How Many Days to Raise a Boy?

Yesterday I was relaxing and holding my sweet precocious little guy while he slept and thinking about how fast the days are flying by us.  It seems like just yesterday we were planning for his arrival.  Now we’re chasing him while he laughs, pulling him off of high places he shouldn’t be, and sometimes taking a golf club to the shin in all the fun.  And if it seems that the past 19 months have flown by, I look at Drew and can hardly believe that 8 years have gone by.  But yet I can’t remember life before him. 

Then I realize, we’re almost half way through the years of Drew at home.  We’ve already had the biggest impact we will on his personality, esteem, values and learning.  From here on we’re reinforcing what we’ve taught, intentionally or not.  We’re closer to the start of this journey with Ben, and I was just thinking that I’m glad for more days to mother and love on him, glad that we’re not so near the finish.

My boys and I recently

But I started debating how many years it would be before they were ‘raised’.  Is it 18 when they’re legally adults, or 21 or so when they finish school (I hope) or when they’re married and on their own, or…?  Maybe it’s none of those.  Maybe a parent’s job is never quite done, because when do you stop needing loving guidance of someone who loves you more than themselves?

Often when a missing person is an adult, the heartbreak and urgency is lost on those not close to them.  But to those that love them, they don’t need us any less.  They may need us less in the physical sense, but that’s far from everything.

No matter how old our kids get, we still are teaching them, guiding them, loving on them.  We’re still pulling them away from danger when we can, and hurting when they hurt.  We’re still getting hit in the shin so to speak at times.  And we’re thinking we wouldn’t trade it for anything, hurts and all.  The older my boys get, the more I understand the mothers who will never give up.  The more I understand that their age has nothing to do with it.  I think that is part of God’s plan too.  He didn’t tell us to honor our parents when we’re young, but our whole lives.  A parents love is the closest thing we have here on earth to His love.  It never ends.

So how long to raise a boy?  I don’t think I’ll ever be done to find out.


We all do it to some extent…. shield portions of our lives from people, hide our feelings so we can continue on without dealing with them, compartmentalizing portions of ourselves.  It makes you wonder, if you look closely, if anyone truly knows all of who we are.  I do it a lot.  This blog is making that collapse to some extent, and though it was a conscious decision, it’s still tough to become so open and honest.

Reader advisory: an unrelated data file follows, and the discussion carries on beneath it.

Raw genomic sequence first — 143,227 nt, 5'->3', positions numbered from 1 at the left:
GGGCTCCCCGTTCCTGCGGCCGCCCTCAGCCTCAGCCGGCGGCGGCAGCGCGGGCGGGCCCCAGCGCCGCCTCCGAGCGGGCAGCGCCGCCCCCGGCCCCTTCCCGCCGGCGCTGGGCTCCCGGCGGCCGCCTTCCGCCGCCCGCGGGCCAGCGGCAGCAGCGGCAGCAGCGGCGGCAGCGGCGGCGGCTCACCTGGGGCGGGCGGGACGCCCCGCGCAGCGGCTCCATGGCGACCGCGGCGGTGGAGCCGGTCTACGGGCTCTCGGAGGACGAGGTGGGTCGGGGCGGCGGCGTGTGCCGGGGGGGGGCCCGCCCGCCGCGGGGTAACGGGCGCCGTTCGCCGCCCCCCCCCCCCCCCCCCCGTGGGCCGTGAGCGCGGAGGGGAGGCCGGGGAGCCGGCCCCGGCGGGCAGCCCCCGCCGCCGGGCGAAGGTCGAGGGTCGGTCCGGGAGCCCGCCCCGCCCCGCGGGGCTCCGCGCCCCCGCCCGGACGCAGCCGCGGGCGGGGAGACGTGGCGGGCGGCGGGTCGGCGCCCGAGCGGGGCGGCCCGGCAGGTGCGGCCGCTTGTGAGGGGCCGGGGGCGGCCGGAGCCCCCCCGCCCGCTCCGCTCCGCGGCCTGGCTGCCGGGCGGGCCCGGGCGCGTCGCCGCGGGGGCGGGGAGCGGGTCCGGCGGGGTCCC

In the days after Austin was first gone, though the world felt off balance, I still had a job to go to, a child to take care of, roles at church to fill, and a home to maintain.  I shared what was going on with those closest, but really believed we’d find him soon and didn’t want to embarrass him, or concern people more than ‘necessary’ if possible.  So I told those I had to tell, and kept most of it inside.  We started catching some media breaks and soon word was out, once our faces and his face was on the news asking for help.  But yet I downplayed it, and tried not to ask friends for help, though many stepped forward regardless.  But yet I continued to say “I’m fine” and go on about my days.  I never even took a day off from work.  My mom was also trying to work remotely, displaced from her home to be near where Austin last was.  I would come home in the evenings and she would finish whatever project she was on (often work, often search related things) and we’d start putting out fliers, drive through areas Austin frequented, or even drive to nearby towns of possible sightings.  The whole time, my husband was also working and picking up the slack with our son and home. 

As there have been less and less things we could do on a daily basis to search for Austin, my mention of him has been less and less.  What do I say?  I don’t exactly feel like I should tell random people I meet, or even people who become friends about this part of our life.  I don’t want to be pitied, I don’t want to have to share my feelings, and I most certainly would never risk someone seeing me cry. 

But wait…. isn’t that what I wish Austin would have done?  I wish he had told us, been willing to open himself up to sharing what was going on in his life.  His fears, his pains, his whole life, not just the portions that sounded nice and he thought we wanted to hear. 

I’ll probably never be the person who cries in public, or gets past the habit of answering “great” to the polite questions always asked about how we’re doing.  But I do want to be the person who can open up and share her thoughts and feelings here, getting one step closer to being real.  That’s what God challenges us, to live life together in community, to be real with each other.  I’m thankful for a relatively small group of people that I have been real with, people who sometimes push me there even when I don’t want to. 

I wish Austin had felt like he had that.